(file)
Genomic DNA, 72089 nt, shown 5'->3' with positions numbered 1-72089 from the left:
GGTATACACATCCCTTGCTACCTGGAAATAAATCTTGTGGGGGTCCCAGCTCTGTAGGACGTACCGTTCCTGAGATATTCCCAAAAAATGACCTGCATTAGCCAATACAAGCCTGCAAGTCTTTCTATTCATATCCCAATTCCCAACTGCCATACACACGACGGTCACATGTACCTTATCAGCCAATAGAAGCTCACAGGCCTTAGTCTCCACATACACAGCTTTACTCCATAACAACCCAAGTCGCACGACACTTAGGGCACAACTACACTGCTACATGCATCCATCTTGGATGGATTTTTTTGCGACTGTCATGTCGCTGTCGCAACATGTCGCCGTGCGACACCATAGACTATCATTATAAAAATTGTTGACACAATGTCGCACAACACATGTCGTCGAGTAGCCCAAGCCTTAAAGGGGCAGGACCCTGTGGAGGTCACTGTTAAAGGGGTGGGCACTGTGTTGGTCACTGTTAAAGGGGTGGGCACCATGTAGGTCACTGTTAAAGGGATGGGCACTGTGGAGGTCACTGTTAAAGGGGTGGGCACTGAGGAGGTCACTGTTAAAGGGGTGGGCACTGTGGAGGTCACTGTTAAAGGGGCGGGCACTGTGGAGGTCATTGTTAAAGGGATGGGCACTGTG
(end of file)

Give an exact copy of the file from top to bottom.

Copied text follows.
Genomic DNA, 72089 nt, shown 5'->3' with positions numbered 1-72089 from the left:
GGTATACACATCCCTTGCTACCTGGAAATAAATCTTGTGGGGGTCCCAGCTCTGTAGGACGTACCGTTCCTGAGATATTCCCAAAAAATGACCTGCATTAGCCAATACAAGCCTGCAAGTCTTTCTATTCATATCCCAATTCCCAACTGCCATACACACGACGGTCACATGTACCTTATCAGCCAATAGAAGCTCACAGGCCTTAGTCTCCACATACACAGCTTTACTCCATAACAACCCAAGTCGCACGACACTTAGGGCACAACTACACTGCTACATGCATCCATCTTGGATGGATTTTTTTGCGACTGTCATGTCGCTGTCGCAACATGTCGCCGTGCGACACCATAGACTATCATTATAAAAATTGTTGACACAATGTCGCACAACACATGTCGTCGAGTAGCCCAAGCCTTAAAGGGGCAGGACCCTGTGGAGGTCACTGTTAAAGGGGTGGGCACTGTGTTGGTCACTGTTAAAGGGGTGGGCACCATGTAGGTCACTGTTAAAGGGATGGGCACTGTGGAGGTCACTGTTAAAGGGGTGGGCACTGAGGAGGTCACTGTTAAAGGGGTGGGCACTGTGGAGGTCACTGTTAAAGGGGCGGGCACTGTGGAGGTCATTGTTAAAGGGATGGGCACTGTG